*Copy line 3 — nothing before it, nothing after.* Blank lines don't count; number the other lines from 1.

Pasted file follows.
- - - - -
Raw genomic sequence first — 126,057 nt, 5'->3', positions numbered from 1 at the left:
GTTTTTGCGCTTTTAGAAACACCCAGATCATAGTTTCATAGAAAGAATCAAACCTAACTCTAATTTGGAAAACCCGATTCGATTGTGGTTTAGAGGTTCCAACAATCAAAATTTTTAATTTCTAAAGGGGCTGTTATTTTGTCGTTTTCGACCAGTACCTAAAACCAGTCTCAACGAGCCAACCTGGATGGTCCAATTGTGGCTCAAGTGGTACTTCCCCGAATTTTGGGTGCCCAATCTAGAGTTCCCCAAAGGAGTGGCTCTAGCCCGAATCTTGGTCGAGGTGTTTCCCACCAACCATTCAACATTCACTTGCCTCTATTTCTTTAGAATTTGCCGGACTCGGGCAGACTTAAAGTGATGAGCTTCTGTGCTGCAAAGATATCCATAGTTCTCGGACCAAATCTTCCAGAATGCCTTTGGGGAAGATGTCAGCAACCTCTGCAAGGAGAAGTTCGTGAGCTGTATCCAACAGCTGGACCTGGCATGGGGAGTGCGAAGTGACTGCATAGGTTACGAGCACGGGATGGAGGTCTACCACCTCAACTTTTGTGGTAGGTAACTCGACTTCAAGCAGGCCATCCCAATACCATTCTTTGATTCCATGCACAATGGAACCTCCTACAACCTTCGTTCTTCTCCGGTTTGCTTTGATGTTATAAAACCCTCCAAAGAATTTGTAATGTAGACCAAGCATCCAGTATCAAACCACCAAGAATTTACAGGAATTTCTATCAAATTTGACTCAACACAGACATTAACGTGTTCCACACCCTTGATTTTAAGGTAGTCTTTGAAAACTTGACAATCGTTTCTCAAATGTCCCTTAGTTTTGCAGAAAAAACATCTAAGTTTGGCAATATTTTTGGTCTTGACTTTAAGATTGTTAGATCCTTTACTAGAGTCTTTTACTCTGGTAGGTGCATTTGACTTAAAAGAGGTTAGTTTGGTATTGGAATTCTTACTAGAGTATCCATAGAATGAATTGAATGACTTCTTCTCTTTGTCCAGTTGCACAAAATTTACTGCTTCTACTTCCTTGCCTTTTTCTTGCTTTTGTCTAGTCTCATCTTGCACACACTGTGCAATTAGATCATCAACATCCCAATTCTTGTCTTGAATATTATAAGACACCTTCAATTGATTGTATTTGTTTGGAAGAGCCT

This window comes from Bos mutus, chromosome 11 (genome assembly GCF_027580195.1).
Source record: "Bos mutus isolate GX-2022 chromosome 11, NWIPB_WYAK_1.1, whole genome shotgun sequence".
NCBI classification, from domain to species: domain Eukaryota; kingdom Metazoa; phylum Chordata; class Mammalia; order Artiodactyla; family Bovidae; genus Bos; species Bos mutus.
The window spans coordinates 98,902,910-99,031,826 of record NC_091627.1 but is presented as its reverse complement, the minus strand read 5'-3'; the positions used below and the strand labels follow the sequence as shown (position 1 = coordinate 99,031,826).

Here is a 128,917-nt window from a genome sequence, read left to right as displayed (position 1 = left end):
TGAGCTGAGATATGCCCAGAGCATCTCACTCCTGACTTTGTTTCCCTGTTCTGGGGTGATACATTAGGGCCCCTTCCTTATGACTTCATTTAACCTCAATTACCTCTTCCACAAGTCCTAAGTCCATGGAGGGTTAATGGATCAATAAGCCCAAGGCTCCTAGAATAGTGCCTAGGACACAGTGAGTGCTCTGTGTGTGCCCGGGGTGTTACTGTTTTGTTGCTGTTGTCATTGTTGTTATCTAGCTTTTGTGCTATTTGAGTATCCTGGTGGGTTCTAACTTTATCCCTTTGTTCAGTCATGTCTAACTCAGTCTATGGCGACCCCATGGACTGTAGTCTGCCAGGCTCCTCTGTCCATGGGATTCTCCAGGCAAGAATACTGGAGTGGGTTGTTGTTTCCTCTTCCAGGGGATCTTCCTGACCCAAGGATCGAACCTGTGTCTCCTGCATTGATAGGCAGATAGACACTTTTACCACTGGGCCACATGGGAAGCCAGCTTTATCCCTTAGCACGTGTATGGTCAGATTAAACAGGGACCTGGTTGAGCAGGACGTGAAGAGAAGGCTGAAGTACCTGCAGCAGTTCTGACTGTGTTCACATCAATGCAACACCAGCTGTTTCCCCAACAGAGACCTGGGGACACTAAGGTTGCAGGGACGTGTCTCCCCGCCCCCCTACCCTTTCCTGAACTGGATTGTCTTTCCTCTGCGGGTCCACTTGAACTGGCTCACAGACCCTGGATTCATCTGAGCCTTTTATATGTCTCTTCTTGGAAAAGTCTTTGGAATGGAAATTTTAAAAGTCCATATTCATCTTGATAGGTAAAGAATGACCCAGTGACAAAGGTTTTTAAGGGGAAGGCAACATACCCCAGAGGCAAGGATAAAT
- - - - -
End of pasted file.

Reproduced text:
This window comes from Bos mutus, chromosome 11 (genome assembly GCF_027580195.1).